New Zealand

Beachcombing – Kiwi style

As we walk down the beach, I become aware of my collection of bits and bobs, which is beginning to bulge further out of my jacket pocket.  Shells, sometimes pebbles, stones, small segments of driftwood, smoothed glass and if we are walking along certain beaches there maybe 3 shades of pohutukawa leaves.Les and beach path_edited All too precious not to collect from being stomped from a passing jogger engrossed in listening to music from their earphones.  Whereas some objects have us completely stumped and they are ones that we are not inclined to pick up.  These unusual things are usually washed up after a storm, dislodging from the seabed!  The one in the below photo was washed up on Ohope Beach a few years ago, one news source described it as a “sea monster with dreadlocks”, a far more descriptive name than it’s real one which is called Gooseneck Barnacles [Lepas anatifera].  These strange sea objects are considered a delicacy in Spain where food buffs will fork out hundreds of dollars to enjoy eating it.

Beach find_edited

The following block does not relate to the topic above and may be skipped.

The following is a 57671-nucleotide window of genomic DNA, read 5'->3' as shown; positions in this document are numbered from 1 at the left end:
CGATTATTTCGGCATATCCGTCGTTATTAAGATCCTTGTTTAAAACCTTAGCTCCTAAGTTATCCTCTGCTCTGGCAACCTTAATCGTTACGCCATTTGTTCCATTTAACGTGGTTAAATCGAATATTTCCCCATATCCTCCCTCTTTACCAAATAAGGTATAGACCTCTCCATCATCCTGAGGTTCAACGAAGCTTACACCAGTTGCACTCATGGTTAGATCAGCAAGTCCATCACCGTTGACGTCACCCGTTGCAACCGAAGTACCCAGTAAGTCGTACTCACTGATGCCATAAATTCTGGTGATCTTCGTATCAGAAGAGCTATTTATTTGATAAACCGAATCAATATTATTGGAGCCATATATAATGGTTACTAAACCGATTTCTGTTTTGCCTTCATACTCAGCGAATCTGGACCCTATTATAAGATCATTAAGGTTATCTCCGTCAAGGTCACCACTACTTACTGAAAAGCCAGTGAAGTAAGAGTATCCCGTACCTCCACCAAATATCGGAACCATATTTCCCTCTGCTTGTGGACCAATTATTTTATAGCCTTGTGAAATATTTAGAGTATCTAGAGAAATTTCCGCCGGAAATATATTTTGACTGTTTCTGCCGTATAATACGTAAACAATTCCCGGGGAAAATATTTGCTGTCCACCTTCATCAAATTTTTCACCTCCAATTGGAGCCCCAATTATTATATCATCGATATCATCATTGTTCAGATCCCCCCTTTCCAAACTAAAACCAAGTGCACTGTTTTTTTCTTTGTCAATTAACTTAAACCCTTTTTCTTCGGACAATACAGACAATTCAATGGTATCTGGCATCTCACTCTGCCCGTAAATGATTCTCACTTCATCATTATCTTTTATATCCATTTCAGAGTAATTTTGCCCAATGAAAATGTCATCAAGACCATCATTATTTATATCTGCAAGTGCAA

This art of finding and collecting objects has been a habit I had for many years.  Now my enjoyment of beachcombing is through the photographs I take.  As most times my stash of treasure never returns to home base with the Squire and me as I now leave my stash neatly placed in the sand where perhaps a child or another appreciating collector will maybe add these treasures to their own collection.  Then as I walk away, I wonder what will be created with these findings or perhaps the beach/tatahi will reclaim it. 20171020_101809_edited

One person who did decorate many objects from years of beachcombing was the Squires, Auntie Margaret, who used to use particular types of shells’ to brighten up terracotta flower pots, which we were the lucky recipients of one such creation which was placed amongst native grasses in our garden on our farm many years ago.  Hopefully, the new owners are enjoying it as the garden had claimed it and it did look very much at home and wouldn’t have been appropriate in a motorhome.

Then there are the times when we have enjoyed our interaction with nieces as they go treasure hunting, discovering what they have collected.  Sometimes even extending that with a visit to the library to find out more information about their discoveries.  20150121_132302_edited

So far we have not been fortunate enough to encounter ambergris on our beachcombing explorations.  Now that would be one object worth keeping.

Which makes me think that there must be many others who like me,  find much enjoyment picking up that small sandy object from a walk along our many shores.

An old saying comes to mind.

-What is someone's junk is another's treasure-_edited

 

41 thoughts on “Beachcombing – Kiwi style”

  1. I’ve just returned from Lake Garda and on a lovely walk we discovered a bit of ‘beach art’. Not sure who started it but someone had stacked stones up in an incredible zen-ish display. No sea monsters in the lake though 😉